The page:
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Here’s an example of a normal embedded Youtube video, borrowed from Patti Schiendelman’s Gakken Mechamo Inchworm post.

Back in march, it was discovered that when you view a video directly on Youtube, you could add a “&fmt=18″ to the URL to enable a higher quality, higher resolution stream which is encoded with the H.264 codec.

To make this work in an embedded video, however, you need a slightly different hack. After pasting the embed code into a blog post, adjust the two video URLs (one in a param tag and one as the src parameter in the embed tag) by adding “&ap=%2526fmt%3D18″ to the end.

For example, the above video embed becomes:

<object width=”600″ height=”475″><param name=”movie” value=”http://www.youtube.com/v/iMQBKkDJY2c&hl=en&fs=1&rel=0&ap=%2526fmt%3D18″></param><param name=”allowFullScreen” value=”true”></param><param name=”allowscriptaccess” value=”always”></param><embed src=”http://www.youtube.com/v/iMQBKkDJY2c&hl=en&fs=1&rel=0&ap=%2526fmt%3D18&#8243; type=”application/x-shockwave-flash” allowscriptaccess=”always” allowfullscreen=”true” width=”600″ height=”475″></embed></object>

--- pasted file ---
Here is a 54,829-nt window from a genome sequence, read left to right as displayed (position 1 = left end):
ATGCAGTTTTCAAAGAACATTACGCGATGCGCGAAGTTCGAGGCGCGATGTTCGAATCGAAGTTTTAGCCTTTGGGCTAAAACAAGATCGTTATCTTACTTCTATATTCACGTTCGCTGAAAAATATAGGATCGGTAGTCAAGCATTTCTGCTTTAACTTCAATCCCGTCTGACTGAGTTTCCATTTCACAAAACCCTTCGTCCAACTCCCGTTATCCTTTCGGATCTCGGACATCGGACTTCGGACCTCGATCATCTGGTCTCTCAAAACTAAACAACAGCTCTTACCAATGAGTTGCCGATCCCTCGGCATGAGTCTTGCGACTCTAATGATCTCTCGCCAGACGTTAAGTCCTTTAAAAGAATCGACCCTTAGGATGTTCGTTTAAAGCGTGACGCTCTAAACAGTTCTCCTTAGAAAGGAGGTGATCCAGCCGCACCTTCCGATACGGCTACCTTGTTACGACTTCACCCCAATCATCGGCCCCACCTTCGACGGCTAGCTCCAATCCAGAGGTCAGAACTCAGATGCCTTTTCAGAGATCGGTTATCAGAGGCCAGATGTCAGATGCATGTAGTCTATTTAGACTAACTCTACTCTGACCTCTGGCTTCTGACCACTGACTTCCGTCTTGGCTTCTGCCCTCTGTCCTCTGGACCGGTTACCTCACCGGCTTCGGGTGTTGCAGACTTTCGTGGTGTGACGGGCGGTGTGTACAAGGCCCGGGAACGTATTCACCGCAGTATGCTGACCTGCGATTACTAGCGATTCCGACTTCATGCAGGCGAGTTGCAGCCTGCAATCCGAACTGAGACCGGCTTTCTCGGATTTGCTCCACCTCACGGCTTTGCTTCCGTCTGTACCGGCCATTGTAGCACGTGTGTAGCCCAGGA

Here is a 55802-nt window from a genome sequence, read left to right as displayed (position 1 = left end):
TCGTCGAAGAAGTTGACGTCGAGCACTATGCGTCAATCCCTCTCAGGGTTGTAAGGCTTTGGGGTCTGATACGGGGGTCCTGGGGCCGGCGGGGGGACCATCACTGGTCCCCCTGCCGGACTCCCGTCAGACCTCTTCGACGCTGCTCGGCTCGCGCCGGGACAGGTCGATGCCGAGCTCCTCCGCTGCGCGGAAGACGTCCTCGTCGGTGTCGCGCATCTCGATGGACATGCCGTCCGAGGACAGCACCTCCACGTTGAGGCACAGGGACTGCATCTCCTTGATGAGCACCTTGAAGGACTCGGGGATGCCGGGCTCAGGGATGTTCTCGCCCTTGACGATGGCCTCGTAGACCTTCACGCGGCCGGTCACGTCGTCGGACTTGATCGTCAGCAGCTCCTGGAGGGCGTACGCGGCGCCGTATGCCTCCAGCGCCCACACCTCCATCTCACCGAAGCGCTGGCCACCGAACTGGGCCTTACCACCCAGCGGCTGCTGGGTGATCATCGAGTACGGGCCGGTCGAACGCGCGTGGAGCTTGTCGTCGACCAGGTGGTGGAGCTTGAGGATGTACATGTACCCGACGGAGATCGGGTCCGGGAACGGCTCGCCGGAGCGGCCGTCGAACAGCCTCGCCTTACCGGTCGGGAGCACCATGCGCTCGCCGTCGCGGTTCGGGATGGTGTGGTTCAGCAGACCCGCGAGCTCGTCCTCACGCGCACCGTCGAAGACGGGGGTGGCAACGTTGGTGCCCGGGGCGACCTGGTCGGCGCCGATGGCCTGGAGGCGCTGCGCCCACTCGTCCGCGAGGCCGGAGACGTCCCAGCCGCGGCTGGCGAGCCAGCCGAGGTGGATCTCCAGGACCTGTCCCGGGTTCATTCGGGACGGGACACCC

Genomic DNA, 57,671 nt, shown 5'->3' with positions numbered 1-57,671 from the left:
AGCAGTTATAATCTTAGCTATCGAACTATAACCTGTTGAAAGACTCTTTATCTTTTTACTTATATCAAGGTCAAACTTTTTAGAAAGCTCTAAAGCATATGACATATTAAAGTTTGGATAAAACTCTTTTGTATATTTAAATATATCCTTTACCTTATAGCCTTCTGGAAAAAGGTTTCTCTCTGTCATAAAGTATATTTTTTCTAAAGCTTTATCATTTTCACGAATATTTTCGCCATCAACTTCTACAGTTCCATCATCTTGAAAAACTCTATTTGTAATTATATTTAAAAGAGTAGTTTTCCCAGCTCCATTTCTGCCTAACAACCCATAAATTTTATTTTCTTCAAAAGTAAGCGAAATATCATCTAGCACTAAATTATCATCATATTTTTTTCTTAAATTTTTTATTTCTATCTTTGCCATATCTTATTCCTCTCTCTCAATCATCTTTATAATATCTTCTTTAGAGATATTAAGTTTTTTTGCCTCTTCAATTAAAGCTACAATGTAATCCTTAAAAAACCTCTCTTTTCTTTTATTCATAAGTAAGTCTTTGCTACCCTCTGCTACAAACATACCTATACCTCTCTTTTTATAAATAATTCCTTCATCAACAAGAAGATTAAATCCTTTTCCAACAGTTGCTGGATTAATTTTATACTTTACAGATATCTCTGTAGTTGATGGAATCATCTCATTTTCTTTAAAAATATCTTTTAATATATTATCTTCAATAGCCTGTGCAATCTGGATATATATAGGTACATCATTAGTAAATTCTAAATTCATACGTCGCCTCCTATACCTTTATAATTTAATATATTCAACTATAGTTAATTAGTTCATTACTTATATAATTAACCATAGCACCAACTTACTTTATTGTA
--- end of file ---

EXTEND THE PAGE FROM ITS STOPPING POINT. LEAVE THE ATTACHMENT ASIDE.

And here’s the result:

The still frame before the video is played is the exact same over-compressed image, but when a user clicks play, they will get a nice surprise. Instead of 320×240 video encoded with the Sorenson codec, the video will come in at a resolution of 480×360, encoded with the superior H.264 codec.

Embedding High Quality Youtube Videos [via Kottke]
View YouTube in high-res


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